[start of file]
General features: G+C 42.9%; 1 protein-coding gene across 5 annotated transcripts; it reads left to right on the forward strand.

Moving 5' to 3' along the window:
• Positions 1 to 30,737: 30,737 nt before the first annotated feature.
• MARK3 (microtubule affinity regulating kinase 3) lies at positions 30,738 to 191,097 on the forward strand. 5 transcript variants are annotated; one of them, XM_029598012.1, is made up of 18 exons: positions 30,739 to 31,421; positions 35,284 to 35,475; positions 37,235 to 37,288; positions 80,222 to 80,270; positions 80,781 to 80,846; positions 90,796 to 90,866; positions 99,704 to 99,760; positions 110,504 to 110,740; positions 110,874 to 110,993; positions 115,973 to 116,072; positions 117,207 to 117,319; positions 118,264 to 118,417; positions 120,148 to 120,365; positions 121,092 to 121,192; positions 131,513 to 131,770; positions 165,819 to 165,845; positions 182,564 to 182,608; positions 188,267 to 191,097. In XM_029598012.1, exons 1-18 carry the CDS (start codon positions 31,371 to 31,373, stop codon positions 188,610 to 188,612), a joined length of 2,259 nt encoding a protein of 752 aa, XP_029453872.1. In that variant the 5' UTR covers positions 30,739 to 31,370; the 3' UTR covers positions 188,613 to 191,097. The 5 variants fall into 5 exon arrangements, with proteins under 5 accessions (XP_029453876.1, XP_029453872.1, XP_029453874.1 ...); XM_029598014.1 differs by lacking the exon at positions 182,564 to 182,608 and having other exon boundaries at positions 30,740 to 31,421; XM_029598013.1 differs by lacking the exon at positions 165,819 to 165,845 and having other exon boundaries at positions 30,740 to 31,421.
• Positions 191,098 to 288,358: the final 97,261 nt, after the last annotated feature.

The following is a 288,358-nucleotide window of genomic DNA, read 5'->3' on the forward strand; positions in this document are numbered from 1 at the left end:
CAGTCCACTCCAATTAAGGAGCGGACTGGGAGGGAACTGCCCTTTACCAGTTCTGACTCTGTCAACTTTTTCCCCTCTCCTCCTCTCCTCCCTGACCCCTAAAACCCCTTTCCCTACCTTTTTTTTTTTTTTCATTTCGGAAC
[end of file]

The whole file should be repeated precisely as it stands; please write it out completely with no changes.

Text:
General features: G+C 42.9%; 1 protein-coding gene across 5 annotated transcripts; it reads left to right on the forward strand.

Moving 5' to 3' along the window:
• Positions 1 to 30,737: 30,737 nt before the first annotated feature.
• MARK3 (microtubule affinity regulating kinase 3) lies at positions 30,738 to 191,097 on the forward strand. 5 transcript variants are annotated; one of them, XM_029598012.1, is made up of 18 exons: positions 30,739 to 31,421; positions 35,284 to 35,475; positions 37,235 to 37,288; positions 80,222 to 80,270; positions 80,781 to 80,846; positions 90,796 to 90,866; positions 99,704 to 99,760; positions 110,504 to 110,740; positions 110,874 to 110,993; positions 115,973 to 116,072; positions 117,207 to 117,319; positions 118,264 to 118,417; positions 120,148 to 120,365; positions 121,092 to 121,192; positions 131,513 to 131,770; positions 165,819 to 165,845; positions 182,564 to 182,608; positions 188,267 to 191,097. In XM_029598012.1, exons 1-18 carry the CDS (start codon positions 31,371 to 31,373, stop codon positions 188,610 to 188,612), a joined length of 2,259 nt encoding a protein of 752 aa, XP_029453872.1. In that variant the 5' UTR covers positions 30,739 to 31,370; the 3' UTR covers positions 188,613 to 191,097. The 5 variants fall into 5 exon arrangements, with proteins under 5 accessions (XP_029453876.1, XP_029453872.1, XP_029453874.1 ...); XM_029598014.1 differs by lacking the exon at positions 182,564 to 182,608 and having other exon boundaries at positions 30,740 to 31,421; XM_029598013.1 differs by lacking the exon at positions 165,819 to 165,845 and having other exon boundaries at positions 30,740 to 31,421.
• Positions 191,098 to 288,358: the final 97,261 nt, after the last annotated feature.

The following is a 288,358-nucleotide window of genomic DNA, read 5'->3' on the forward strand; positions in this document are numbered from 1 at the left end:
CAGTCCACTCCAATTAAGGAGCGGACTGGGAGGGAACTGCCCTTTACCAGTTCTGACTCTGTCAACTTTTTCCCCTCTCCTCCTCTCCTCCCTGACCCCTAAAACCCCTTTCCCTACCTTTTTTTTTTTTTTCATTTCGGAAC